A POLARIZING ICON
There are a few icons people can immediately associate with video games, especially if they grew up in the late 80's and through the 90's. Mario and his brother Luigi, Donkey Kong, Sweet Tooth the mad cackling clown with a head of fire, and that's just to name a few. But there is one more, and perhaps the most polarizing icon of that time period. One who is fondly remembered for his first few games, and then loathed for many of the more recent entries. Sonic the Hedgehog, the blue-haired, body spinning, "gotta go fast" meme inspiring king-of-sprint. It could be argued his games are literally set up to be speed runs, with an emphasis on going as quick as possible in style.
But as I mentioned, Sonic has had a much rougher run of things with many later entries in the franchise being polarized as love it or hate it affairs. Do you remember Sonic's 2006 entry? I try to forget it too, don't worry. Thankfully, there was an intense turn around last year with the initial release of Sonic Mania. Harnessing the best aspects of the series' 2D entries and bringing it to life on modern consoles and PC, Sonic Mania killed hours upon hours of my free-time when I picked it up for my Nintendo Switch last year.
This year, Sonic Mania is back again with Sonic Mania Plus Encore which includes all the content of Sonic Mania, plus, the new DLC Encore. This time around I got to check it out on PC and I was eager to see if it maintained the charm and fun factors, and if the new DLC is worth it.
For those who haven't played Sonic Mania, the premise of the game combines the concept of taking the old and making it new and then making the new feel old again. How's that for a confusing sentence? Sonic Mania aims to have all the good parts of nostalgia, while getting rid of the rose tinted glasses syndrome that many of our fond memories of old games tend to suffer from.
Sonic Mania is incredibly successful at doing this, launching players into re-imaginings of old levels from earlier entries in the series and redesigned just enough so you won't know all the tricks of the trade right off the bat. It takes everything you loved, and gives you more depth to it. Visually, Sonic Mania is peak 90's gaming aesthetic with the cartoon-retro feel distributed across the entirety of the game. At first glance, you'd even think it's just like you remember. On the contrary, it's far more crisp than anything that could be accomplished back then. Characters, environments, and the enemies that dwell within them are updated substantially but unless you're looking at old games side by side with Sonic Mania you wouldn't notice right away. It's a subtle approach that pays off.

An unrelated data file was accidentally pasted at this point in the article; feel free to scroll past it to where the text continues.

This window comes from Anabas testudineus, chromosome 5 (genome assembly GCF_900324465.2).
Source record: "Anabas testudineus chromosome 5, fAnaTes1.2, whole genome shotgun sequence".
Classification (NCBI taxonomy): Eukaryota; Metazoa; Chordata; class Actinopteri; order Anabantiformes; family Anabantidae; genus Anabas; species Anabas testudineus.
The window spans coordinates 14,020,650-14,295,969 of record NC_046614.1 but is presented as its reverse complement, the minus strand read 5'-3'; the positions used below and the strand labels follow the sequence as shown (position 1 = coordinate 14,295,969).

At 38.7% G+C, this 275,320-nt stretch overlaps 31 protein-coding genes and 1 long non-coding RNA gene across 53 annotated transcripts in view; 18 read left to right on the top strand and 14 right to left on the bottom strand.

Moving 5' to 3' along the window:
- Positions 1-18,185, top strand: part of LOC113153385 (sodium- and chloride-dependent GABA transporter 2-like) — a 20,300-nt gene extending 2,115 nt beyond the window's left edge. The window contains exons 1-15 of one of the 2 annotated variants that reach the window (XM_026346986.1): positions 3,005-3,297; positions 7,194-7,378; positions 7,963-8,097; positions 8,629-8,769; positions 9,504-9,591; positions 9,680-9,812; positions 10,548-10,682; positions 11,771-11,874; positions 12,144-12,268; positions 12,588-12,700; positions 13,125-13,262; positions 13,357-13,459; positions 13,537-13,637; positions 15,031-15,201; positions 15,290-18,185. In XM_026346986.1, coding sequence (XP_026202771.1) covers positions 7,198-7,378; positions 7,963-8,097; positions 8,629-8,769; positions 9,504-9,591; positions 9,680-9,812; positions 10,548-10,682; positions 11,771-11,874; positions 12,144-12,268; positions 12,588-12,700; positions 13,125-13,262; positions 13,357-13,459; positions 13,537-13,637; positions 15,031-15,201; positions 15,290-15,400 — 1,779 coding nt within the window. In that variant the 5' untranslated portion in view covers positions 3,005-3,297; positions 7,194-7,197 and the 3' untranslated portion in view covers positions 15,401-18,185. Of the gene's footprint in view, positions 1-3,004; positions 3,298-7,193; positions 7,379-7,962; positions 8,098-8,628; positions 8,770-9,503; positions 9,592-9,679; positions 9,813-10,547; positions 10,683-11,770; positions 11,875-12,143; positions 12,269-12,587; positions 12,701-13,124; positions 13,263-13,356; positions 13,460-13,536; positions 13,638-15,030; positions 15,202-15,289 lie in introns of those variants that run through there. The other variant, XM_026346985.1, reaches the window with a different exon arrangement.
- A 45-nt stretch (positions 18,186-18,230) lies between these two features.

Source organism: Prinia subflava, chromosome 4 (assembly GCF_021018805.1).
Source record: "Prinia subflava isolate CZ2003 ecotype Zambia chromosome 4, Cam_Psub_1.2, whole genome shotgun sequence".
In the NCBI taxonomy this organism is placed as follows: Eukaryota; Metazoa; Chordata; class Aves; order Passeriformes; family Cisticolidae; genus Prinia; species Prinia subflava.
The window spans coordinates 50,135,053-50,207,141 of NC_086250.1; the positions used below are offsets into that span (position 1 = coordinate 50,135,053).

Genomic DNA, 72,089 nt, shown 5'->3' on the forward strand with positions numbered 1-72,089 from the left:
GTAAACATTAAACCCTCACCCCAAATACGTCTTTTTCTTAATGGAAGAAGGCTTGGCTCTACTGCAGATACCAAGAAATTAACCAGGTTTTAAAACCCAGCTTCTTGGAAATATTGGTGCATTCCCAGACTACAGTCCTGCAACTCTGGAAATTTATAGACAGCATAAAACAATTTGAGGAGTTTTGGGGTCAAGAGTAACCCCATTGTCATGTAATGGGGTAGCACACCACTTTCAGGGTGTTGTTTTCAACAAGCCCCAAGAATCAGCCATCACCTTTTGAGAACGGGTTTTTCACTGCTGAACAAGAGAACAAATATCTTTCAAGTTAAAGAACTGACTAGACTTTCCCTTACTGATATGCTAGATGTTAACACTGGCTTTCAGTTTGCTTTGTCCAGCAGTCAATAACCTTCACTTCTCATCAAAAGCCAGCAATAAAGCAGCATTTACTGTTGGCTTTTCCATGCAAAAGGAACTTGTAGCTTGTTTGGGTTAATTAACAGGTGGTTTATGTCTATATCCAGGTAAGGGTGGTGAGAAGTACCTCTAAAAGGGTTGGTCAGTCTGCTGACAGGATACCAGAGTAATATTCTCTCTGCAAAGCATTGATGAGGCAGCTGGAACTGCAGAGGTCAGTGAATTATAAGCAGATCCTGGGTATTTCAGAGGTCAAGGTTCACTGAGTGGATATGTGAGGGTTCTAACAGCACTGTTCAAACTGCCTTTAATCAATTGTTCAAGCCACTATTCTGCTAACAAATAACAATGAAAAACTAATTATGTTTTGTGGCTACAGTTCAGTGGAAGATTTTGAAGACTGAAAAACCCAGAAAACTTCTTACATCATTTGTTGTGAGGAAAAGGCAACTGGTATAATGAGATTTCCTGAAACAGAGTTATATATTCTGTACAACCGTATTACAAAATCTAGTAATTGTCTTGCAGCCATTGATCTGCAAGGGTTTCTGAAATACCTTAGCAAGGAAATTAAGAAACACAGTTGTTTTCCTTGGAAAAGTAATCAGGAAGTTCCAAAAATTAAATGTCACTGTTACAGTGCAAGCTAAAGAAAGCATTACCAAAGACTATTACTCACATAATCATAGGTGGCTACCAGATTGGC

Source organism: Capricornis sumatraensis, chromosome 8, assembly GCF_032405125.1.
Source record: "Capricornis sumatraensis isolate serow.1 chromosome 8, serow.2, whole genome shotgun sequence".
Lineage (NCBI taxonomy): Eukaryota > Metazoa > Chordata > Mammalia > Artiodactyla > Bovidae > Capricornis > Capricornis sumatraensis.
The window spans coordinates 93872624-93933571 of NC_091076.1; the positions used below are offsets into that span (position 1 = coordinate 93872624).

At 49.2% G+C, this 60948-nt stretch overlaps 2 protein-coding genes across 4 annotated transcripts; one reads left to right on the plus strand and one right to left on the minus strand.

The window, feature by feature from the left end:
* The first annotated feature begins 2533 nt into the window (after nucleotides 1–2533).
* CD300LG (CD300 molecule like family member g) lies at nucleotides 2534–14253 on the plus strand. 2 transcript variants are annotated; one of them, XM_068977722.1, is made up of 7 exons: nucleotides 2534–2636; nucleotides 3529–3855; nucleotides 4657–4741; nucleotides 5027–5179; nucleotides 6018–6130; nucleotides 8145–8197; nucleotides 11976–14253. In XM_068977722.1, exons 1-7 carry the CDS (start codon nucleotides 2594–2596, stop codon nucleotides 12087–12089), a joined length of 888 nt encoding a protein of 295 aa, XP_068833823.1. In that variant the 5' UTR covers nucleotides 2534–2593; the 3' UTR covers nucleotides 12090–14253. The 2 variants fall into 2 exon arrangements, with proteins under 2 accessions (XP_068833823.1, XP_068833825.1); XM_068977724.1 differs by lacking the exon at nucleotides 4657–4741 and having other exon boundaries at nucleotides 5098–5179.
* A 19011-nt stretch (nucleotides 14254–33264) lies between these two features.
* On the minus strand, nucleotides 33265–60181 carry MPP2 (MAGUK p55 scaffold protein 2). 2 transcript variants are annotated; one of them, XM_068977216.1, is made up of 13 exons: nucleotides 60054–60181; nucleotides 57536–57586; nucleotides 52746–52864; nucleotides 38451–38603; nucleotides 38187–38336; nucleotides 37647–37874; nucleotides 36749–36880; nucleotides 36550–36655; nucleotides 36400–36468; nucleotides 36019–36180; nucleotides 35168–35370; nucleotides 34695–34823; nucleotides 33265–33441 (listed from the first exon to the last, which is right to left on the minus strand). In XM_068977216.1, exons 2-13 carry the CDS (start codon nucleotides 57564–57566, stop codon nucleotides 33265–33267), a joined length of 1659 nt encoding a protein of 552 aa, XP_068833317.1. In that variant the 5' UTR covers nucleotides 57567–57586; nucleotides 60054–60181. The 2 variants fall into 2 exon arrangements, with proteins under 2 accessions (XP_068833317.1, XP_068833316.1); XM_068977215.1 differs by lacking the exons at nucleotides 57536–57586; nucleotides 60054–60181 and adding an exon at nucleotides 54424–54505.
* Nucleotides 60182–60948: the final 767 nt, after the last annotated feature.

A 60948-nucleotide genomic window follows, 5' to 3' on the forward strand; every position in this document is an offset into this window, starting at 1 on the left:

Gameplay wise is what you'd expect from the old-school Sonic games, only a bit more polished for the modern era. Levels play out with a mix of traditional platforming, full-on sprints, head-over-heels loops, and plenty of boss-fights to go around. The polish though is in the input response time. Go back and play nearly any early 90's game today, you'll wonder if you're starting to get bad with your timing. What's more likely is that you're more used to the quicker input speeds of modern gaming. The input on Sonic Mania doesn't feel sluggish because it only looks like a game from the early 90's. As I said earlier, it's all the nostalgia and none of downfall of rose-tinted glasses. It's a great game on its own.
For returning players, the new Encore mode brings in some new characters to the roster, Mighty the Armadillo and Ray the Flying squirrel, who like the rest of the iconic cast have their own unique abilities that alter the way you play the game -somewhat- but not enough for a drastically different experience.
Encore mode itself is an additional campaign, with a bit of a twist. There aren't extra lives anymore! Now don't panic, this isn't Sonic's take on an extremely hard mode. You aren't going to be having traumatic visions of the countless rogue-likes that are intent on murdering your face. No, instead of extra lives you'll now cycle through characters you have available. It puts the pressure on quite a bit more, but not in a way that detracts from the fun of the game.
As a campaign, Encore isn't bad by any means but it also doesn't jump out as much as the original Sonic Mania does; especially considering the maps are just remixes of the maps from the main game. It's entertaining, and the character swap addition instead of lives is a welcome change-up, but I still feel most of the game's fun and value is in the main game itself.
If you missed out on Sonic Mania last year, then now is the perfect time to jump into Sonic Mania Plus Encore. For those who already have Sonic Mania, but want to check out the Encore DLC, it's available for a small fee of $5 which is more than worth it. Sonic Mania, as well as Sonic Mania Plus Encore, are exactly what the Sonic franchise needed to breathe some life back into it. The ball is in play, and it gives fans hope for the series to improve going forward.
Takes the retro vision of Sonic and successfully modernizes it with crisp controls, nostalgia and new characters, a unique twist by replacing lives with characters available instead.
The Encore campaign isn't as exciting as the main campaign.